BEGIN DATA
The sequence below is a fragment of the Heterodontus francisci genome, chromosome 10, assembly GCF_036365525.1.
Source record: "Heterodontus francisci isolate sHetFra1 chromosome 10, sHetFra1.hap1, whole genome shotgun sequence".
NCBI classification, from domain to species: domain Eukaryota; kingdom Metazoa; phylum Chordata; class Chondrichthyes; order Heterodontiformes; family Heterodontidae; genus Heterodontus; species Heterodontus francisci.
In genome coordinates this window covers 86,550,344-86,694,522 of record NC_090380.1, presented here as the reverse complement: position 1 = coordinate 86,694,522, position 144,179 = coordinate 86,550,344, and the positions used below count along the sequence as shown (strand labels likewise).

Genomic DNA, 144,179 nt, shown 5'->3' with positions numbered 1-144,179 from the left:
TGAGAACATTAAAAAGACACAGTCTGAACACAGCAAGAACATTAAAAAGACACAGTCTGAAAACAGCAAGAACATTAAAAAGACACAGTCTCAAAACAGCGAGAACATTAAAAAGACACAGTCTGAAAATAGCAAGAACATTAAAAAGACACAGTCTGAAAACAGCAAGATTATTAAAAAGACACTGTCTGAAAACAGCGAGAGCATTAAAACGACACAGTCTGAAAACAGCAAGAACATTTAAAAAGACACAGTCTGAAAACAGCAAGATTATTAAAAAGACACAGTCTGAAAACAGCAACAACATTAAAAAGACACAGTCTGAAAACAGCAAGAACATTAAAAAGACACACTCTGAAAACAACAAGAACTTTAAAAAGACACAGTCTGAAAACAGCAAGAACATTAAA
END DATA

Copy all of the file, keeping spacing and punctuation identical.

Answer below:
The sequence below is a fragment of the Heterodontus francisci genome, chromosome 10, assembly GCF_036365525.1.
Source record: "Heterodontus francisci isolate sHetFra1 chromosome 10, sHetFra1.hap1, whole genome shotgun sequence".
NCBI classification, from domain to species: domain Eukaryota; kingdom Metazoa; phylum Chordata; class Chondrichthyes; order Heterodontiformes; family Heterodontidae; genus Heterodontus; species Heterodontus francisci.
In genome coordinates this window covers 86,550,344-86,694,522 of record NC_090380.1, presented here as the reverse complement: position 1 = coordinate 86,694,522, position 144,179 = coordinate 86,550,344, and the positions used below count along the sequence as shown (strand labels likewise).

Genomic DNA, 144,179 nt, shown 5'->3' with positions numbered 1-144,179 from the left:
TGAGAACATTAAAAAGACACAGTCTGAACACAGCAAGAACATTAAAAAGACACAGTCTGAAAACAGCAAGAACATTAAAAAGACACAGTCTCAAAACAGCGAGAACATTAAAAAGACACAGTCTGAAAATAGCAAGAACATTAAAAAGACACAGTCTGAAAACAGCAAGATTATTAAAAAGACACTGTCTGAAAACAGCGAGAGCATTAAAACGACACAGTCTGAAAACAGCAAGAACATTTAAAAAGACACAGTCTGAAAACAGCAAGATTATTAAAAAGACACAGTCTGAAAACAGCAACAACATTAAAAAGACACAGTCTGAAAACAGCAAGAACATTAAAAAGACACACTCTGAAAACAACAAGAACTTTAAAAAGACACAGTCTGAAAACAGCAAGAACATTAAA